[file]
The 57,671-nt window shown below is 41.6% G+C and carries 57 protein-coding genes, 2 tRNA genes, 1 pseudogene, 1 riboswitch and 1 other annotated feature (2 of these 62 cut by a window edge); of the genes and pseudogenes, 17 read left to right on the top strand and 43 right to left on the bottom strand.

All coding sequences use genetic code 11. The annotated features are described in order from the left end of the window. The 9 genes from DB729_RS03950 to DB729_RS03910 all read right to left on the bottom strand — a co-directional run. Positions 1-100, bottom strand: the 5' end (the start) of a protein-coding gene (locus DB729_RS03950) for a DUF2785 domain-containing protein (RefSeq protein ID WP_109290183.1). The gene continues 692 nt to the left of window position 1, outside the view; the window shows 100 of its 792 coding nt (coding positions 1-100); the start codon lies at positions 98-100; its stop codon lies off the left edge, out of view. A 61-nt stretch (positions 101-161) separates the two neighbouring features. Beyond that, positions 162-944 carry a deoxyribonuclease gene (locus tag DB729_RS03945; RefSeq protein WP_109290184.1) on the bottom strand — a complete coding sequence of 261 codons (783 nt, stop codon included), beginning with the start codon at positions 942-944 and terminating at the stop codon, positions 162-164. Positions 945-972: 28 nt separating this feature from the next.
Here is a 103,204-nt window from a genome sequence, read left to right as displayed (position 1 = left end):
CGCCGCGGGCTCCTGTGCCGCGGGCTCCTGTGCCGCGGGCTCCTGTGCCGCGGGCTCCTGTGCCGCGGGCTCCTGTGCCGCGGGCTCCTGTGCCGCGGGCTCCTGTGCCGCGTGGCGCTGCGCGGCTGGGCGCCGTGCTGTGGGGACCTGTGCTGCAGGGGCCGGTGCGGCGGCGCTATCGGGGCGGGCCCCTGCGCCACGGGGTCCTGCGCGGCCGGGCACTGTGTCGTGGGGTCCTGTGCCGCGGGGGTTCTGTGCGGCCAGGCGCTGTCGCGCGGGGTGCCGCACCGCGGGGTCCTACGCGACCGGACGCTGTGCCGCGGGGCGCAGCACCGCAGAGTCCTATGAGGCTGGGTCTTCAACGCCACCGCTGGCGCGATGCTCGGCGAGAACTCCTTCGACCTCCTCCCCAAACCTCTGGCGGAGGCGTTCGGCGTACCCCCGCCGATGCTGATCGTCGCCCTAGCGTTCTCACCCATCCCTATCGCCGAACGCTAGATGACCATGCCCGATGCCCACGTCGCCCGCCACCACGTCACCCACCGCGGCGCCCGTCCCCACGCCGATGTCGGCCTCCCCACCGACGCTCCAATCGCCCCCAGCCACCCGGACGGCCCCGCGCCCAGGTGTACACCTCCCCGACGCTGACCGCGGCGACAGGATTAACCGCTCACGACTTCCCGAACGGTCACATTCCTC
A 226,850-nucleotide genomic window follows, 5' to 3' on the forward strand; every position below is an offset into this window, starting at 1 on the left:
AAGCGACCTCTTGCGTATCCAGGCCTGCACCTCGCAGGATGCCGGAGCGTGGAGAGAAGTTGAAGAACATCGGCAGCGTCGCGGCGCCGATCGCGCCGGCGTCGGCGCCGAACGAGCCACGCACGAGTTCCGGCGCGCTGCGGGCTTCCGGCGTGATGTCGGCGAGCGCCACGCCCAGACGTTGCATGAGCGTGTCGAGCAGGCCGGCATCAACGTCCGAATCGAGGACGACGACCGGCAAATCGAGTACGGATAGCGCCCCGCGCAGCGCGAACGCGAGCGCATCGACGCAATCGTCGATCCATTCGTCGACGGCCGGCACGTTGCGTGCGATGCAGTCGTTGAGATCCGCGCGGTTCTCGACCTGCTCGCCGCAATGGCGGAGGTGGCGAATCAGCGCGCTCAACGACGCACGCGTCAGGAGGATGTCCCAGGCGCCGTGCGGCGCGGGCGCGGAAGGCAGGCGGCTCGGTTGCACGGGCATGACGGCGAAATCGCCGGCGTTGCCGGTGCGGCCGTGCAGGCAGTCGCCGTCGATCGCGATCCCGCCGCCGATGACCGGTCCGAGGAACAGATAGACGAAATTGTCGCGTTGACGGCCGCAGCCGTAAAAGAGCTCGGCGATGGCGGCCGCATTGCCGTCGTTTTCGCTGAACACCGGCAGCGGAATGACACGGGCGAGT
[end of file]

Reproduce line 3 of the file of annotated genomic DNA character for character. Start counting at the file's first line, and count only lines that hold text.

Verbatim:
Here is a 103,204-nt window from a genome sequence, read left to right as displayed (position 1 = left end):